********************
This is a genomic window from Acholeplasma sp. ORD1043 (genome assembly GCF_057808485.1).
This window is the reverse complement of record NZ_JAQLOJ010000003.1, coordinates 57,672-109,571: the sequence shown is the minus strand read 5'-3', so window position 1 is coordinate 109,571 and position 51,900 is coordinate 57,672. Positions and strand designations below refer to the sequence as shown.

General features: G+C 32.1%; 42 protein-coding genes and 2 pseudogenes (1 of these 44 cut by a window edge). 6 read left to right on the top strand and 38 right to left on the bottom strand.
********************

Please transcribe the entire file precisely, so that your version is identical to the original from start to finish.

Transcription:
This is a genomic window from Acholeplasma sp. ORD1043 (genome assembly GCF_057808485.1).
This window is the reverse complement of record NZ_JAQLOJ010000003.1, coordinates 57,672-109,571: the sequence shown is the minus strand read 5'-3', so window position 1 is coordinate 109,571 and position 51,900 is coordinate 57,672. Positions and strand designations below refer to the sequence as shown.

General features: G+C 32.1%; 42 protein-coding genes and 2 pseudogenes (1 of these 44 cut by a window edge). 6 read left to right on the top strand and 38 right to left on the bottom strand.